Fresh eggs, garden compost and natural pest control — those are just some of the benefits backyard chickens provide.


But with at least 92 individuals — many of them children — now sickened by two strains of Salmonella in a multistate outbreak tied to homegrown poultry, the Centers for Disease Control and Prevention issued a safety reminder Tuesday and asked people to spread the word:

Wash your hands thoroughly after handling your flock. Don’t snuggle or kiss pet poultry. Especially don’t let children nuzzle the birds.

The outbreak of Salmonella Altona and Salmonella Johannesburg, both rare types of the bacteria, has been traced to chicks and ducklings from a single mail-order hatchery in Ohio. The CDC’s latest update on the outbreak doesn’t name the hatchery, but in June the Ohio state departments of health and agriculture identified it as Mt. Healthy Hatchery.

The CDC update said 65 people have been infected with the outbreak strain of Salmonella Altona in 20 states and 27 people have been infected with the outbreak strain of Salmonella Johannesburg in 15 states. Nearly three-quarters of those interviewed reported contact with live poultry before they got sick.

The S. Altona outbreak investigation found that:

— Case patients range in age from less than one year to 92 years old, and 32 percent of those ill are 5 years or younger.  Among the 57 patients with available information, 17 were hospitalized with severe symptoms.

— Lab tests results detected the outbreak strain of bacteria on three samples from a chick and its environment collected from a case patient’s household in Ohio, three samples collected from chick and duckling displays at two locations of Feed Store Chain A in North Carolina, and three samples from a chicken and two ducks collected from a case patient’s household in Vermont.

— Ohio reported 12 confirmed cases; North Carolina 8; Virginia 7; Pennsylvania 6; Kentucky and Maryland 5; West Virginia and New York  4; Tennessee 3; and Alabama, Georgia, Indiana, Michigan, Minnesota, Mississippi, New Hampshire, South Carolina, Texas, Vermont and Wisconsin each reported one case.

The S. Johannesburg outbreak investigation found that:

— Case patients range in age from less than one year to 60 years old, and 74 percent are 5 years or younger. Among the 21 patients with available information, 8 were hospitalized with severe illness.


— New York and North Carolina have reported 4 cases; Ohio 3; Georgia, Kentucky, Tennessee and Vermont 2 ; and Alabama, Arkansas, Indiana, Kansas, Maine, Pennsylvania, South Carolina and West Virginia each reported one case.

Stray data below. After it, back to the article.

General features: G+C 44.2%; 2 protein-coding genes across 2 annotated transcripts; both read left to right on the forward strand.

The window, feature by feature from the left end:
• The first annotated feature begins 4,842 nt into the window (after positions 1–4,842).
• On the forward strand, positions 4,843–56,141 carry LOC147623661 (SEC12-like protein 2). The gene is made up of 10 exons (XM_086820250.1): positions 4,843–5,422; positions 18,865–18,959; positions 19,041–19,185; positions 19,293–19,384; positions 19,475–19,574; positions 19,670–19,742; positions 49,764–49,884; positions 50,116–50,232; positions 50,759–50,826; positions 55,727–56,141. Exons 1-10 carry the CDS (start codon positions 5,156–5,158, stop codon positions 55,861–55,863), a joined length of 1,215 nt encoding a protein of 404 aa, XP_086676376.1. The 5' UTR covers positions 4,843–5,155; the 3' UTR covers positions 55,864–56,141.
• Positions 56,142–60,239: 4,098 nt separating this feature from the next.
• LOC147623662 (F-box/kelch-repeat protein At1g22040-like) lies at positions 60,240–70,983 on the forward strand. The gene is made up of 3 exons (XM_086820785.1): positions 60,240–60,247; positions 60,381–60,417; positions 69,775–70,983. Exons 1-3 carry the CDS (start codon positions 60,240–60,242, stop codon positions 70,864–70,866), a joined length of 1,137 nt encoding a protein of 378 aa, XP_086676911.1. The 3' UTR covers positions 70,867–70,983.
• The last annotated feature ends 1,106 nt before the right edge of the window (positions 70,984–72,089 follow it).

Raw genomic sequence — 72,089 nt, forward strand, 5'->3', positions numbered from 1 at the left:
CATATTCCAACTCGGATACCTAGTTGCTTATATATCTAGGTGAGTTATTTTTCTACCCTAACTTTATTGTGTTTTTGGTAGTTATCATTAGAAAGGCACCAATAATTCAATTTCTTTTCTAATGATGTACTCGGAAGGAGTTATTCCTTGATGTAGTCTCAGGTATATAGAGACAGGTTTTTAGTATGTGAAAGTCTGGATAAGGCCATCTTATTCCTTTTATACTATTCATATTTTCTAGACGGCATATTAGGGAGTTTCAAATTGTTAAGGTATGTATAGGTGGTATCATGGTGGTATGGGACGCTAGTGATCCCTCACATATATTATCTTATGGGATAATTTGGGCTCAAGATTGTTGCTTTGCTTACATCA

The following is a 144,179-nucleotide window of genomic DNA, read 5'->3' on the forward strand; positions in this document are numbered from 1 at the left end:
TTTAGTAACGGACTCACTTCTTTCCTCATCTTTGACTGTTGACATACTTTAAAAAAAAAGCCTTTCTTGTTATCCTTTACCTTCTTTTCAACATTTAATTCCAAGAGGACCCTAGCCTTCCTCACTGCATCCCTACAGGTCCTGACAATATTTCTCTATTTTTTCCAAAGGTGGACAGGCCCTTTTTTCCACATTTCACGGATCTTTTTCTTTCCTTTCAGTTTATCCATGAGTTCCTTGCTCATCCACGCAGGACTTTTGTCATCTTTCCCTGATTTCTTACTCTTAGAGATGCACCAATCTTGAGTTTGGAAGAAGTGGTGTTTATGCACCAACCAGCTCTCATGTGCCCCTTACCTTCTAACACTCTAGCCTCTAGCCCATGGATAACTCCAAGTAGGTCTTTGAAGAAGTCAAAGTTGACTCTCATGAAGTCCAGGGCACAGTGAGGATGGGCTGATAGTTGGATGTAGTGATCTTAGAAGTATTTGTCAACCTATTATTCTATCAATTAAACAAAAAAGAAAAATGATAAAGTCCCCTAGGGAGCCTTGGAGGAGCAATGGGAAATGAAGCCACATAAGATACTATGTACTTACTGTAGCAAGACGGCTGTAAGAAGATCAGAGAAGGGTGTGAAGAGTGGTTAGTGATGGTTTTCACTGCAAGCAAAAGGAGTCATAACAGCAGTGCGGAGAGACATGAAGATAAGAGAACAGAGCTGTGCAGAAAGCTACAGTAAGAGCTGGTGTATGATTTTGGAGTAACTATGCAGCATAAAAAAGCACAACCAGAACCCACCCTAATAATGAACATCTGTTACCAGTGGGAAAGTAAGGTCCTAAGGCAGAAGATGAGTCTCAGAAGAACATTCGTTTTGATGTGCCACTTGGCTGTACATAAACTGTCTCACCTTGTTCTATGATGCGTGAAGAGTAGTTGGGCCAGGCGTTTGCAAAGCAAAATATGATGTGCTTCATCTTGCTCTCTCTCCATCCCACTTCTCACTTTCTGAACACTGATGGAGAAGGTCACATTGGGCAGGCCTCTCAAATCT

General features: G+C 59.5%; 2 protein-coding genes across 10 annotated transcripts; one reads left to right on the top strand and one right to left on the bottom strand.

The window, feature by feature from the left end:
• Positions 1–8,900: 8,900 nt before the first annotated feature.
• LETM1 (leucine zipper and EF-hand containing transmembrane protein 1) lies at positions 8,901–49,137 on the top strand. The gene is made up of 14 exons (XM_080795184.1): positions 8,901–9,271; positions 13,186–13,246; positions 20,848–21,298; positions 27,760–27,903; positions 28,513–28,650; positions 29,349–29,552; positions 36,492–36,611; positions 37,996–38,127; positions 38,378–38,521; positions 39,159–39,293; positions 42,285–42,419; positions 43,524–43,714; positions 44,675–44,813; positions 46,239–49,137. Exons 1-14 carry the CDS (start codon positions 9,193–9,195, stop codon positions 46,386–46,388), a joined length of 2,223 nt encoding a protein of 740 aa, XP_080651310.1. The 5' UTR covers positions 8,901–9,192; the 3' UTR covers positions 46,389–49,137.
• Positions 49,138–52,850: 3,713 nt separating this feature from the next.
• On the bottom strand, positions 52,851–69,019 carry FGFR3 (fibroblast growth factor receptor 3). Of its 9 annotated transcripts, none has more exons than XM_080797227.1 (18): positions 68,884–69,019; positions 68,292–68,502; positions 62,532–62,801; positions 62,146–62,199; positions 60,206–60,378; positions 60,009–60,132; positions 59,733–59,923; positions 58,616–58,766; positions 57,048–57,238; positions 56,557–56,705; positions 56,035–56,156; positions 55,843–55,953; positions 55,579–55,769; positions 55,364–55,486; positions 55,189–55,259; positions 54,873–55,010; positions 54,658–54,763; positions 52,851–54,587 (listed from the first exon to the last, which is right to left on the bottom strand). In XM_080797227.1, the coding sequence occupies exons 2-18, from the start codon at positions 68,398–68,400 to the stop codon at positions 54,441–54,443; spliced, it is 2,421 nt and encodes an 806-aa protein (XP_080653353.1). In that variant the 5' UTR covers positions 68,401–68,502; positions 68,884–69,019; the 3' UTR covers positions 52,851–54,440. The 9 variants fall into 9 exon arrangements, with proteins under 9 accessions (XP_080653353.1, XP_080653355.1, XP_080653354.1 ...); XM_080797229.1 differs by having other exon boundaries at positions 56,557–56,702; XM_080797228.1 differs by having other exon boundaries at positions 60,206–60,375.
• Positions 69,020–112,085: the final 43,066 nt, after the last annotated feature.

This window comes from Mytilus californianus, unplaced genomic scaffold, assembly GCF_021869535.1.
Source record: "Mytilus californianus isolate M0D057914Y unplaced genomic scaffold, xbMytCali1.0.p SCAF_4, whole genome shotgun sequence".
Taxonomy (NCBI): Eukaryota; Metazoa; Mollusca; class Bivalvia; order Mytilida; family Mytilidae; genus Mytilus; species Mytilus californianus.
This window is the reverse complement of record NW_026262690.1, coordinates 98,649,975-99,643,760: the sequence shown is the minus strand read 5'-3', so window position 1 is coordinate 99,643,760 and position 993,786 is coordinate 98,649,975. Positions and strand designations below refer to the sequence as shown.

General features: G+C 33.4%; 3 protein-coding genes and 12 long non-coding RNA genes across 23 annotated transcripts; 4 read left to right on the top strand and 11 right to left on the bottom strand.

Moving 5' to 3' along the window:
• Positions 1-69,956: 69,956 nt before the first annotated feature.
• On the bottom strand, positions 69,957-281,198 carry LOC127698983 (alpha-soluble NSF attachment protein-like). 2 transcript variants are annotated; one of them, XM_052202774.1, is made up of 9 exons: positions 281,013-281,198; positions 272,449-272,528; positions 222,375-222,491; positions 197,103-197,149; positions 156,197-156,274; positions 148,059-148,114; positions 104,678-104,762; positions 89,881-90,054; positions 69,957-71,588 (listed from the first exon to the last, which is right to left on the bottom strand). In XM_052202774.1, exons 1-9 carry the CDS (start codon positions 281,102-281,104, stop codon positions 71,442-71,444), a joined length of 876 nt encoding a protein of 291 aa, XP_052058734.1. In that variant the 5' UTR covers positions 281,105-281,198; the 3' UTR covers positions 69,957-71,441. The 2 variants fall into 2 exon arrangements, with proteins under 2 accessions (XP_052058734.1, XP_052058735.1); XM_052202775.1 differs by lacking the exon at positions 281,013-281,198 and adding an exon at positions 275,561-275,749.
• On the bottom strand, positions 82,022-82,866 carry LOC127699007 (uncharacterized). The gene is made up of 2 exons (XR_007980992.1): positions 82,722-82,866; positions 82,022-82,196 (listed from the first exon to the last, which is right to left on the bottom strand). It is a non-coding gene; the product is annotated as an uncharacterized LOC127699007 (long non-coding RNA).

Working with the mail-order hatchery industry, consumers, state and local health departments and state agriculture departments, CDC and USDA have created new educational materials on human Salmonella infections associated with chicks, chickens, ducklings, ducks, geese, and turkeys.

poster with safety tips can be accessed at the following websites so other organizations can link to it online: (English) and (Spanish).

And the CDC repeated the simple ways to avoid salmonellosis if you’re raising your own poultry:

— Wash your hands thoroughly with soap and water immediately after touching live poultry or anything in the area where they live and roam. Adults should supervise hand washing for young children.

— If soap and water are not readily available, use hand sanitizer until you are able to wash your hands thoroughly with soap and water.

— Clean any equipment or materials associated with raising or caring for live poultry outside the house, such as cages or feed or water containers.

— Children younger than 5 years of age, elderly persons, or people with weak immune systems should not handle or touch chicks, ducklings, or other live poultry.

— Poultry should not be inside the house, in bathrooms, or especially in areas where food or drink is prepared, served, or stored, such as kitchens, or outdoor patios.

— Do not snuggle or kiss the birds, touch your mouth, or eat or drink around live poultry.

The CDC recommends that mail-order hatcheries, agricultural feed stores, and others who sell or display chicks, ducklings and other live poultry provide health-related information to potential poultry purchasers. This should include information about the risk of acquiring a Salmonella infection from contact with live poultry.

And mail-order hatcheries and agricultural feed stores should have risk-control procedures in place to prevent human Salmonella infections from contact with live poultry.


— CDC outbreak map